The Velvet Underground were a 1960s New York City band, are also seen as early contributors to the no wave movement. As described by Pitchfork's Marc Masters: "Mixing the noisy rock leanings of Lou Reed, the minimalist  drones of John Cale (via his work with avant-garde pioneer LaMonte Young), and the art world influence of Andy Warhol's Factory, this seminal band provided a comprehensive model for No Wave."[18]

Cromagnon were a 1960s New York City band whose sole album Orgasm was cited by AllMusic's Alex Henderson as foreshadowing no-wave.[19]

Suicide were a New York City band that was formed in 1970 by Alan Vega and Martin Rev, they've been cited by Pitchfork's Marc Masters as having "the biggest influence on no-wave".[18]

Jack Ruby were a New York City band that formed in 1973, they were an early influence on Sonic Youth and Thurston Moore, and are seen as early pioneers of the aesthetic, philosophy, and sound of no wave.[20]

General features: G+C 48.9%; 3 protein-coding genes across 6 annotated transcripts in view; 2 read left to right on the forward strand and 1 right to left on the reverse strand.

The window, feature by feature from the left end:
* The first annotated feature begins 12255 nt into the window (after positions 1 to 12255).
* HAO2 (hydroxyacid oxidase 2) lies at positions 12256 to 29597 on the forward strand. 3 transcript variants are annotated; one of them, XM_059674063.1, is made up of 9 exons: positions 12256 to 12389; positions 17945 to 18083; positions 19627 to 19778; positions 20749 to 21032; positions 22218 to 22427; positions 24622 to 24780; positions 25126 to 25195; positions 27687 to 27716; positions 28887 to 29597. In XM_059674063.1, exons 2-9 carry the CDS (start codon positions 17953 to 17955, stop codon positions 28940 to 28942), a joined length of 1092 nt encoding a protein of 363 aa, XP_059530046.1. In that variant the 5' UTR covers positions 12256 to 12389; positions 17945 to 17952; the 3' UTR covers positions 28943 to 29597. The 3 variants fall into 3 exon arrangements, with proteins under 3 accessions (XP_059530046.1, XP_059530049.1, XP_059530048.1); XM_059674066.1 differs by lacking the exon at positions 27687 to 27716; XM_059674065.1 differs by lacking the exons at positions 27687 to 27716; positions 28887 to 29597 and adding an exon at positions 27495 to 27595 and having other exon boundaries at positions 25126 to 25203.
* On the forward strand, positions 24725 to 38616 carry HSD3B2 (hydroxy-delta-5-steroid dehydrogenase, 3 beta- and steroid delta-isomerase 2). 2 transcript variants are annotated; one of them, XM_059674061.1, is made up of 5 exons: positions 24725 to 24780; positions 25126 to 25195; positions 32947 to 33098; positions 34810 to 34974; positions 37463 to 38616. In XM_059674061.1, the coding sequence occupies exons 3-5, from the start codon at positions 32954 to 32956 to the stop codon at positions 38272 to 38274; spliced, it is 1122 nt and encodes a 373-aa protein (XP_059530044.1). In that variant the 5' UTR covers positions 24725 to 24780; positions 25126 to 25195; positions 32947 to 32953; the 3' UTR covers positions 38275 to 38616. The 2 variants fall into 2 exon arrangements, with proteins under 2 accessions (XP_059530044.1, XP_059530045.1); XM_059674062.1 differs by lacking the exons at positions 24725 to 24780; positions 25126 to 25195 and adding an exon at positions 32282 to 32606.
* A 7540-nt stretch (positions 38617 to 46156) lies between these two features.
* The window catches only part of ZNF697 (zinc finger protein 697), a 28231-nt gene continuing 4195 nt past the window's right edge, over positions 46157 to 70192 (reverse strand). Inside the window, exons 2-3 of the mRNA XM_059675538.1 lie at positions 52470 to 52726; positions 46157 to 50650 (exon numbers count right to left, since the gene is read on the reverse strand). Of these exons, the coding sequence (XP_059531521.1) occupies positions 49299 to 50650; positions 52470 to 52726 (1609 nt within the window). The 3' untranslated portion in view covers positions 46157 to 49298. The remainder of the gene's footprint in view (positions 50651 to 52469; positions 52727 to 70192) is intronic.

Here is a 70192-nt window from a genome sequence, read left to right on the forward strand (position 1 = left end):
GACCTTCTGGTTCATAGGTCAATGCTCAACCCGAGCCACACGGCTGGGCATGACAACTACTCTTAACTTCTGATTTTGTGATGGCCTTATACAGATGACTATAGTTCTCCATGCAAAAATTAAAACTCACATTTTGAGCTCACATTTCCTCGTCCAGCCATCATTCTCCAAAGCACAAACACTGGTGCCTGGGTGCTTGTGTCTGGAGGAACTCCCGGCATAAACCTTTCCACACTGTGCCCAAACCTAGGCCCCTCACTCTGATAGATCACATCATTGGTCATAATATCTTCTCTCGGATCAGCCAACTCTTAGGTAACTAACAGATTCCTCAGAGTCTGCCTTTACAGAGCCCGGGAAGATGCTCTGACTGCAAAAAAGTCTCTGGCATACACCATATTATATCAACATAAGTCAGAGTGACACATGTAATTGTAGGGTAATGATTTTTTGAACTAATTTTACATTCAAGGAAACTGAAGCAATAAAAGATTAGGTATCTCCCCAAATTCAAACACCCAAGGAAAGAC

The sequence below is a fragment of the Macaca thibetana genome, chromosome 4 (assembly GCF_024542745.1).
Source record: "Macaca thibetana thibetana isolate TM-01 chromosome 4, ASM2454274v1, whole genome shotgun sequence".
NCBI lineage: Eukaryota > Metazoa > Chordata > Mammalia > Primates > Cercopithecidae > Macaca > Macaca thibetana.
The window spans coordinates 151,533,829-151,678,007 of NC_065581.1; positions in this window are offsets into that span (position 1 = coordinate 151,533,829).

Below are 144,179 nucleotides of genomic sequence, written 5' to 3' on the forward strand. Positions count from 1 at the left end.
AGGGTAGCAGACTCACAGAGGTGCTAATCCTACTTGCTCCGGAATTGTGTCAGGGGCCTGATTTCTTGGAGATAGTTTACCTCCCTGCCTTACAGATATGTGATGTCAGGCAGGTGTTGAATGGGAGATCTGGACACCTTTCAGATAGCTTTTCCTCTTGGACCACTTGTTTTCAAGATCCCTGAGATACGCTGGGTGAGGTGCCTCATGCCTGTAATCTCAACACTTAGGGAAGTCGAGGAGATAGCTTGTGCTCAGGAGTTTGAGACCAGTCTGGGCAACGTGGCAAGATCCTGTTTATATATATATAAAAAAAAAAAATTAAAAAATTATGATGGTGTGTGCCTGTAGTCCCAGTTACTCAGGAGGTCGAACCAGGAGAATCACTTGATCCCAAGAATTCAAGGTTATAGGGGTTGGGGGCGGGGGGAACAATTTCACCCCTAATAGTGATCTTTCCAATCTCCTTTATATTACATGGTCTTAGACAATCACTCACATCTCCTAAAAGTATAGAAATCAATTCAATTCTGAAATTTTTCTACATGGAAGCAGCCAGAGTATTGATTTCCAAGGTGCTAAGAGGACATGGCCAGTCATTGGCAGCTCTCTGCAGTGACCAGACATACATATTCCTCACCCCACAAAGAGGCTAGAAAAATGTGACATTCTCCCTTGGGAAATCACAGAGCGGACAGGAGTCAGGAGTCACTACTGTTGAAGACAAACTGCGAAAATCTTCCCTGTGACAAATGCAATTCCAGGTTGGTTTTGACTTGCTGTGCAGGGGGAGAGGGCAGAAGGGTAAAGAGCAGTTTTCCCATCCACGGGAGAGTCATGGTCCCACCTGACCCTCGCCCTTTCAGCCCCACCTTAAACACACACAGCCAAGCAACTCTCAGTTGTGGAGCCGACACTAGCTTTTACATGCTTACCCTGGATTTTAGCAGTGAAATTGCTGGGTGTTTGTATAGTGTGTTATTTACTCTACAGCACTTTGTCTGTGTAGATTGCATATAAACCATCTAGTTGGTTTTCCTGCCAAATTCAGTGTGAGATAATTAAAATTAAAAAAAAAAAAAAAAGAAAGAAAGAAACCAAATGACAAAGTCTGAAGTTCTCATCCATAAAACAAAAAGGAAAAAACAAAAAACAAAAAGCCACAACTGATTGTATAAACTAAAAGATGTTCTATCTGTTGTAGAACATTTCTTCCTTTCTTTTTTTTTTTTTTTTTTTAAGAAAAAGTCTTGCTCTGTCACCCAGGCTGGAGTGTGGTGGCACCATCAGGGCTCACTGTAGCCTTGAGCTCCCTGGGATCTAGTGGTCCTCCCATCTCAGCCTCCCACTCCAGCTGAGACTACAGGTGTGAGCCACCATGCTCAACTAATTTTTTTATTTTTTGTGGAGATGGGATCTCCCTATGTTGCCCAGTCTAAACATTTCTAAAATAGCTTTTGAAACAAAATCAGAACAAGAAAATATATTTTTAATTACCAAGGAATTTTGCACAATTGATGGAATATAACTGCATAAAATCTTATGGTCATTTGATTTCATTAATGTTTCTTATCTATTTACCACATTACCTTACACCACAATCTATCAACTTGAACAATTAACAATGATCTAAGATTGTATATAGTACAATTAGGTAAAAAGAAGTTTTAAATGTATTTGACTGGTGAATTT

Etymology

There are different theories about how the term was coined. Some suggest Lydia Lunch coined the term in an interview with Roy Trakin in New York Rocker.[21] Others suggest it was coined by Chris Nelson (of Mofungo and The Scene Is Now) in New York Rocker.[22][23] Thurston Moore of Sonic Youth claimed to see the term spray-painted on CBGB Second Avenue Theater before seeing it in the press.[24]

The no-wave music scene

In 1978, a punk subculture-influenced noise series was held at New York's Artists Space.[25] No wave musicians such as the Contortions, Teenage Jesus and the Jerks, Mars, DNA, Theoretical Girls and Rhys Chatham began experimenting with noise, dissonance and atonality in addition to non-rock styles.[26] The former four groups were included on the compilation No New York, often considered the quintessential testament to the scene.[27] The no wave-affiliated label ZE Records was founded in 1978, and would also produce acclaimed and influential compilations in subsequent years.[12]